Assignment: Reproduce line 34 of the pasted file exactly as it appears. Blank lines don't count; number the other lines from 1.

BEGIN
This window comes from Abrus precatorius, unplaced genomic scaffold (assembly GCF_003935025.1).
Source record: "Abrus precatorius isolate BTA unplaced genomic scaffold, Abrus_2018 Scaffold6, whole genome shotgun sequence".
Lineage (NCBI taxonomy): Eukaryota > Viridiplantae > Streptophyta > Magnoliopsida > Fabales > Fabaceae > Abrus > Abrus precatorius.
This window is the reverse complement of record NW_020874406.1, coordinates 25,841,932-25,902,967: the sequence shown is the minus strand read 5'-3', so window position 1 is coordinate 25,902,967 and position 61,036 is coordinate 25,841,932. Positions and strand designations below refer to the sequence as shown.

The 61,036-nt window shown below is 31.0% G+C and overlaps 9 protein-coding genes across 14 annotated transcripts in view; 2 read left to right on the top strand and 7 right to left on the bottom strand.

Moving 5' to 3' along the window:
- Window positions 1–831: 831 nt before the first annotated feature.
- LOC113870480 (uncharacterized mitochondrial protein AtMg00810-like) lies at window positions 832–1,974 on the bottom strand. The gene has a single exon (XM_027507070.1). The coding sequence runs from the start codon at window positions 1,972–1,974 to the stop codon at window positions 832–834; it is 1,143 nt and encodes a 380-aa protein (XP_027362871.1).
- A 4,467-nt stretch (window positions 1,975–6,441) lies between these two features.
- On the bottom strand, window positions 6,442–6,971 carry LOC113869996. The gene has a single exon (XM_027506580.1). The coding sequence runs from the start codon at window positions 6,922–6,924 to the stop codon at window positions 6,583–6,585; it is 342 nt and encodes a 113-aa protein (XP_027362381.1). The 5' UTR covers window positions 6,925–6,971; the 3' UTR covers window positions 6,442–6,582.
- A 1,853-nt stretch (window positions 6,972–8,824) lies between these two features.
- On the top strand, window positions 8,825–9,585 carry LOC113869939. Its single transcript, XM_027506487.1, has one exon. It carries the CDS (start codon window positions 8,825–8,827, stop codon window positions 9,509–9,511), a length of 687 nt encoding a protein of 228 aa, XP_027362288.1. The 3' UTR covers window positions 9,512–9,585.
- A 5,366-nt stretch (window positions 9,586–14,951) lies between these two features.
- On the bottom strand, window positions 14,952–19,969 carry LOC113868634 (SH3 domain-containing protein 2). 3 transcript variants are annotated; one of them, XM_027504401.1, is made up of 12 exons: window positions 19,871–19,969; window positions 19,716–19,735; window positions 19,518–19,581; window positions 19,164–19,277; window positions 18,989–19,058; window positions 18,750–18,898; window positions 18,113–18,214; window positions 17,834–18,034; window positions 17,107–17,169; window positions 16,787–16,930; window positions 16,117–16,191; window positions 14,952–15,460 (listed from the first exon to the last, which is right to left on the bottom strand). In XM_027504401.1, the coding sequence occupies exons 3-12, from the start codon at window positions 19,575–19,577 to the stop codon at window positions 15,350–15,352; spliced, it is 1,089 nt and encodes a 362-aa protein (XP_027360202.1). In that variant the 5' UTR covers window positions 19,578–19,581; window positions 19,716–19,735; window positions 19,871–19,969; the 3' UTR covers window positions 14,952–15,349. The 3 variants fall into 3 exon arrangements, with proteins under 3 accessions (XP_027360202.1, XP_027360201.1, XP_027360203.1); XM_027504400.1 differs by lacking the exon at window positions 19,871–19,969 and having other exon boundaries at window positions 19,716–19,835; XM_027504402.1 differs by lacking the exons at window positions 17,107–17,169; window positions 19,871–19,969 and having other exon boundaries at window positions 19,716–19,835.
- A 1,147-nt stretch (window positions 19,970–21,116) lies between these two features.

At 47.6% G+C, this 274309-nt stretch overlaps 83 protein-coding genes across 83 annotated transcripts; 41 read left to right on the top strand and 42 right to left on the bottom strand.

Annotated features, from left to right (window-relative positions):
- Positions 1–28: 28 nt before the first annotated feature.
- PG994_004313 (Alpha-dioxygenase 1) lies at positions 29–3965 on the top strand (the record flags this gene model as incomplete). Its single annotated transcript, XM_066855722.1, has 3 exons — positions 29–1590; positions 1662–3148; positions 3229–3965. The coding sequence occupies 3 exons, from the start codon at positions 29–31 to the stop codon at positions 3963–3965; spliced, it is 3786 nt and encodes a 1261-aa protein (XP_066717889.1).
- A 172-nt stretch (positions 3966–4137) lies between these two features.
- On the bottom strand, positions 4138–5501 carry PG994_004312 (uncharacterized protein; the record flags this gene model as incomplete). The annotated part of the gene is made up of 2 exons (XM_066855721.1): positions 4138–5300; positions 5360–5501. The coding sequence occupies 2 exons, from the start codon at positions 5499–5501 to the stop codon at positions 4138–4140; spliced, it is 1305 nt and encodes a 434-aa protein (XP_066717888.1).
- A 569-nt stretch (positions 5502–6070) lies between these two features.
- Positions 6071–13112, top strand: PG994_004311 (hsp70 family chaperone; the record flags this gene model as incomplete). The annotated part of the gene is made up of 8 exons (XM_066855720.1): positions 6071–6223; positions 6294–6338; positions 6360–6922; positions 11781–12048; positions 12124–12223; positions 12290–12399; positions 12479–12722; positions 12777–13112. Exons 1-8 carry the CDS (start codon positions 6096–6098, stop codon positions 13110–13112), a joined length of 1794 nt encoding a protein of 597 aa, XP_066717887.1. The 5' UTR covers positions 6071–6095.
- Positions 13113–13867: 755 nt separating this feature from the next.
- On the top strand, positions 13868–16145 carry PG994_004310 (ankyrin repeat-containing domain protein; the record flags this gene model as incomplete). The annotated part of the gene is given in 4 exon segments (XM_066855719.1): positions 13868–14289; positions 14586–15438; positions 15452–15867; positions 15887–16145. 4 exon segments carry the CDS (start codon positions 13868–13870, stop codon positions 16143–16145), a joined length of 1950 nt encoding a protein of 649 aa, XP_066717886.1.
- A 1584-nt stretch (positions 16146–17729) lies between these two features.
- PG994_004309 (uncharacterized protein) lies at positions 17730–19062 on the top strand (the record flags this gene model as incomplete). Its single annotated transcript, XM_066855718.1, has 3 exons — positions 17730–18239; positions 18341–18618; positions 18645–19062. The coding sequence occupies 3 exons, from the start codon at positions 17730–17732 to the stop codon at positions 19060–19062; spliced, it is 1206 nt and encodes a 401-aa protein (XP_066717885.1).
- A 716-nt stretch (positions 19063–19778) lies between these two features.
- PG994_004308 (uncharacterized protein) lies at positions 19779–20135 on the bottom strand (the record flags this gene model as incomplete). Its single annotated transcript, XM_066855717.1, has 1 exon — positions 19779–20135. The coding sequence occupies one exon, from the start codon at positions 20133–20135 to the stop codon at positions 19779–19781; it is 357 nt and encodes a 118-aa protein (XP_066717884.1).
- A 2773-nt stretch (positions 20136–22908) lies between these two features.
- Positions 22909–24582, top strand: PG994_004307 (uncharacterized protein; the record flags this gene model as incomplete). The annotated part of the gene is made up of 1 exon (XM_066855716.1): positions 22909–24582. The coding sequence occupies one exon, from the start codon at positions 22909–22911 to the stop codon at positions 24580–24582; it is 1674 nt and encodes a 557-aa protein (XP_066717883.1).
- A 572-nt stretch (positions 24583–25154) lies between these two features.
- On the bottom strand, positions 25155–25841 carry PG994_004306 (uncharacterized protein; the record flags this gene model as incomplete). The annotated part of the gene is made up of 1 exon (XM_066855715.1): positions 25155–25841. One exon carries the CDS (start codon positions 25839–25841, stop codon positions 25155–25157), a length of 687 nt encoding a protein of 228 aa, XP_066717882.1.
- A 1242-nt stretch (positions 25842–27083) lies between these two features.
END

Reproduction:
- A 1242-nt stretch (positions 25842–27083) lies between these two features.